Chambers to host employment minister Kenney 

Changes to Temporary Foreign Worker Program topic of luncheon discussion in Squamish

click to enlarge GOVERNMENT OF CANADA PHOTO - Temporary Foreign Workers Employment minister Jason Kenney to speak at chamber luncheon.
  • Government of Canada photo
  • Temporary Foreign Workers Employment minister Jason Kenney to speak at chamber luncheon.

Businesses in the Sea to Sky Corridor will soon have a chance to share their thoughts regarding changes to the Temporary Foreign Worker Program (TFWP) with the federal minister behind the changes.

The Whistler and Squamish chambers of commerce are hosting a luncheon featuring the minister of employment and social development, Jason Kenney, on Wednesday, Aug. 6 at the Cheakamus Centre in Squamish.

"This is such an urgent issue for our region," said Whistler Chamber CEO Val Litwin, citing three primary concerns with recent changes made to the program.

The chamber's concerns involve fees associated with the Labour Market Impact Assessment (LMIA), "restrictive" updates to the program and how often and where unemployment is measured.

"In regions where you have unemployment over six per cent, you can't be putting in applications for certain low-wage positions through the TFWP," Litwin said, adding that many of these types of positions are key tourism jobs that Whistler relies on.

Whistler's unemployment rate is "very likely" under six per cent, he said, but the way the program is currently set up — using a 2013 average of 6.7 per cent for the region — Whistler businesses are restricted in their use of foreign workers.

"If you look at the numbers from Statistics Canada and their labour force surveys right now, our whole region — so mainland southwest (which includes Metropolitan Vancouver) — is actually sitting at 5.7 (per cent) for June," he said.

"But the way the program is set up, we're actually, according to the program, at a 6.7 (per cent), so we actually can't participate in the way that we'd like to participate."

A survey of Whistler Chamber members found that 61.5 per cent of respondents hired a temporary foreign worker in the last year, Litwin said.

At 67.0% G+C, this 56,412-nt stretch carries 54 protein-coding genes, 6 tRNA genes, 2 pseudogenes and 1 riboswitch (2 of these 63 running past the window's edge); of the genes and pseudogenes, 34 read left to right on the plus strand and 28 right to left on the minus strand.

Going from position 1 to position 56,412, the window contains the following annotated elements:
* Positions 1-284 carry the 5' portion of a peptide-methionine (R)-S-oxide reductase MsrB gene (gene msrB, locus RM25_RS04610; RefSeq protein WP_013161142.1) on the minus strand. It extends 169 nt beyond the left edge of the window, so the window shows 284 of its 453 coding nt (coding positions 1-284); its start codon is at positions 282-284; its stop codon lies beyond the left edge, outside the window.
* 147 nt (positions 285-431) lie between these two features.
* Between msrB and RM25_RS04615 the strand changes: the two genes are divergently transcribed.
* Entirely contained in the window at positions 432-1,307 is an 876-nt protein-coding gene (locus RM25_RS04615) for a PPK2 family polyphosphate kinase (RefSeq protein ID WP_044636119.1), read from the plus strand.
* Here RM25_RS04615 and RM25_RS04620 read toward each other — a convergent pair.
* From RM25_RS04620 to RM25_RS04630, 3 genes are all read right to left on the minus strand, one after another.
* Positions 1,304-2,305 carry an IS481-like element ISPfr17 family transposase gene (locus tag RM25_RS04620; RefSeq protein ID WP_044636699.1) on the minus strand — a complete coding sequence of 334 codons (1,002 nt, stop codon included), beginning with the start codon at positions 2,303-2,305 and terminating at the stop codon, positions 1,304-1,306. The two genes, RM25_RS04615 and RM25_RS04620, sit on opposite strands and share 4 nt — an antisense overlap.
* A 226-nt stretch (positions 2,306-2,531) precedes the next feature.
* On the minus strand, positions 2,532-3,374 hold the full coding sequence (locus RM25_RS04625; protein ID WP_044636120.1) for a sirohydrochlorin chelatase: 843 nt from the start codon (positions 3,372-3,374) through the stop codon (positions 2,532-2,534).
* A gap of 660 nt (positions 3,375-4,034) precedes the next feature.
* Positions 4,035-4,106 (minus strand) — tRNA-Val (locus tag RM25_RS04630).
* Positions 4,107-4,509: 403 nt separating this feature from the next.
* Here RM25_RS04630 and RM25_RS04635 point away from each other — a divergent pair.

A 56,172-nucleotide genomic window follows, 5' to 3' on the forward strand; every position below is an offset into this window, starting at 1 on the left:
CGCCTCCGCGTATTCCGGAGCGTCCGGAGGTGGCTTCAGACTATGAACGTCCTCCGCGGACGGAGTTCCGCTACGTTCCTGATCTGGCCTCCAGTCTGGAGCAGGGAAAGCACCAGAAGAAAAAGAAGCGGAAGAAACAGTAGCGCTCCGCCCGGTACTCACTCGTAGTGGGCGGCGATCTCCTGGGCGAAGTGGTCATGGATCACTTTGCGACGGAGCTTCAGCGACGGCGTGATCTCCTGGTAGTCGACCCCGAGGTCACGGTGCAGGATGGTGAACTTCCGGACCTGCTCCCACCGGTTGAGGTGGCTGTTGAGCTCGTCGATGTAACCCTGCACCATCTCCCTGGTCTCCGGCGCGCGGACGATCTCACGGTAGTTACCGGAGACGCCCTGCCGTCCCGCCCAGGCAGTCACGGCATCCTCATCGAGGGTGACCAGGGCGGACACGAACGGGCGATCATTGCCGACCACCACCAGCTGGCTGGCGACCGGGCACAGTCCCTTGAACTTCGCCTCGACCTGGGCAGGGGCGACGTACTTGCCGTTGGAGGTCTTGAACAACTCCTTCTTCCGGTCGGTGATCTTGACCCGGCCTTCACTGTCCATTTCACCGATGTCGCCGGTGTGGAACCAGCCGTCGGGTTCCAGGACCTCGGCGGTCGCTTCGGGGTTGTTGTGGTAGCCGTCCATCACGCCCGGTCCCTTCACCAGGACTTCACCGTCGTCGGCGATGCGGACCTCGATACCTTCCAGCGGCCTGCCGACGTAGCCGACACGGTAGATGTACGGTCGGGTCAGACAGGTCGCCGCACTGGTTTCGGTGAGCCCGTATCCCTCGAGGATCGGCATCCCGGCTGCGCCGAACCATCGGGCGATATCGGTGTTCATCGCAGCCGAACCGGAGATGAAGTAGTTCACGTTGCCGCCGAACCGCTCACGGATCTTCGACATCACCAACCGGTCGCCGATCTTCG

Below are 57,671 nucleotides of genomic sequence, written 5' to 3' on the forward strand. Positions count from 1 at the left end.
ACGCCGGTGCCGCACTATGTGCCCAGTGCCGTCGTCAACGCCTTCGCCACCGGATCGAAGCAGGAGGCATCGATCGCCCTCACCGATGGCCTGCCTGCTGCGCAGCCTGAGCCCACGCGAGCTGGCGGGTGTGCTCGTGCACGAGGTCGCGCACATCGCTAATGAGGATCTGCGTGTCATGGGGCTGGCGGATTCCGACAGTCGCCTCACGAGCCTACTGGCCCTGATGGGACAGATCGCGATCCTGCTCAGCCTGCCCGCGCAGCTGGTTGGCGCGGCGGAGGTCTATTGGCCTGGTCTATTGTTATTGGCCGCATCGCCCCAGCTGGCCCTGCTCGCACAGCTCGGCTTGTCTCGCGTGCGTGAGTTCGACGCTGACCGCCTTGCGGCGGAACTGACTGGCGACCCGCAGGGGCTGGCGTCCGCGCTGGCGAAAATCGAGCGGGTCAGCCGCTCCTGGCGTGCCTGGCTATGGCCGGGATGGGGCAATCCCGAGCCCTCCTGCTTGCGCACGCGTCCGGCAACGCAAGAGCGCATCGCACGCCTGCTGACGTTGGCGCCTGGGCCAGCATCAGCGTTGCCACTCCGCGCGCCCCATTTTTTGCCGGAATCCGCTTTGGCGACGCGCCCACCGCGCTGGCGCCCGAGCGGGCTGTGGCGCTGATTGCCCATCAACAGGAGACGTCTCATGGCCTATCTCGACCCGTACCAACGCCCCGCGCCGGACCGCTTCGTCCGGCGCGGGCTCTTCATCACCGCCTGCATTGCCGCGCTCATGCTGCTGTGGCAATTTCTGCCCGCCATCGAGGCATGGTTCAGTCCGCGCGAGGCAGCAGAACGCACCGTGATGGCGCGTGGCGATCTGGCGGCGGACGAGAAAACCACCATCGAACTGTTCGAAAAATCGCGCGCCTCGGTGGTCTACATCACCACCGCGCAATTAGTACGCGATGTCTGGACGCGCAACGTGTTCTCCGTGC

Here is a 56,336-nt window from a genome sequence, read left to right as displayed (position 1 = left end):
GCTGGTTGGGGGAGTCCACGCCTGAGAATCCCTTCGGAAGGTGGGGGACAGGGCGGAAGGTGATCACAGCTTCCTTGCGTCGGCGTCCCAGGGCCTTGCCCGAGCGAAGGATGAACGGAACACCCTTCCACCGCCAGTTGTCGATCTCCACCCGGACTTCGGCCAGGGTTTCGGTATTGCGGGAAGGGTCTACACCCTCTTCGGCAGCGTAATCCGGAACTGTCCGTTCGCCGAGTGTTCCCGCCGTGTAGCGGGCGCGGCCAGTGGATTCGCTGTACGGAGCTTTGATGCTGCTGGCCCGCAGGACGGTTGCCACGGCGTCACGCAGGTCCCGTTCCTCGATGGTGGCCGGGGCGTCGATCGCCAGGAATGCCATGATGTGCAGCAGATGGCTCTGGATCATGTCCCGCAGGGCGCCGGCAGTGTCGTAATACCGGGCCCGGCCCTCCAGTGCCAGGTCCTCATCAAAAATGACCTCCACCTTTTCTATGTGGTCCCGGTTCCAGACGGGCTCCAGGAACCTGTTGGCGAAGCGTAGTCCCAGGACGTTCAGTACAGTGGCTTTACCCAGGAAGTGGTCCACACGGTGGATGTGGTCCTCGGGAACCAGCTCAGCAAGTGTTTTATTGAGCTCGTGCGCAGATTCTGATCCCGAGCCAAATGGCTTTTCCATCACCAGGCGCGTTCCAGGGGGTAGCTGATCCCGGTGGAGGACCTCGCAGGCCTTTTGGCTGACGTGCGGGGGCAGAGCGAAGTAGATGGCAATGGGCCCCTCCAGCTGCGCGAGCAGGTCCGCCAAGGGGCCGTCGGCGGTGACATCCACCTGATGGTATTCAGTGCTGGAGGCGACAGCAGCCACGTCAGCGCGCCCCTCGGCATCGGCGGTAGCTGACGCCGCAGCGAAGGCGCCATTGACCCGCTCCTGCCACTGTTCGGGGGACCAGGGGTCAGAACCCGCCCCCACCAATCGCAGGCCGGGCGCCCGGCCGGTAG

"Our position is, we use it as a limited and last resort, but it has to be one of the mechanisms we have access to," he said.

Next week's luncheon offers the chambers, and others, a rare opportunity to speak directly to the federal government about the importance of the program to the region.

"We're driving 22.5 per cent of the tourism export revenue for the province, and we're contributing $1.1 million a day in daily tax revenue for the federal, provincial and municipal governments," Litwin said of Whistler.

"So you know, you've got a region in B.C. that's contributing so much to the tax coffers, and now you're going to take away one of the key mechanisms that allows us to staff up our businesses. It will have ramifications."

Litwin hopes for flexibility regarding LMIA fees and the number of temporary foreign workers allowed to work at a business, which will be phased down to 10 per cent of a business's workforce by July 2016.

"I would say for a community like Whistler, we would look for allowances around that cap," Litwin said, adding that 36 per cent of chamber members surveyed said that temporary foreign workers make up over 30 per cent of their workforce.

"So (if) you move to a 10-per-cent cap we're talking major impact to the businesses," he said.

Litwin would also like to have a conversation with the minister regarding how unemployment rates are calculated.

Wednesday's luncheon has room for 150 people, with registration now available on the Whistler Chamber of Commerce website at


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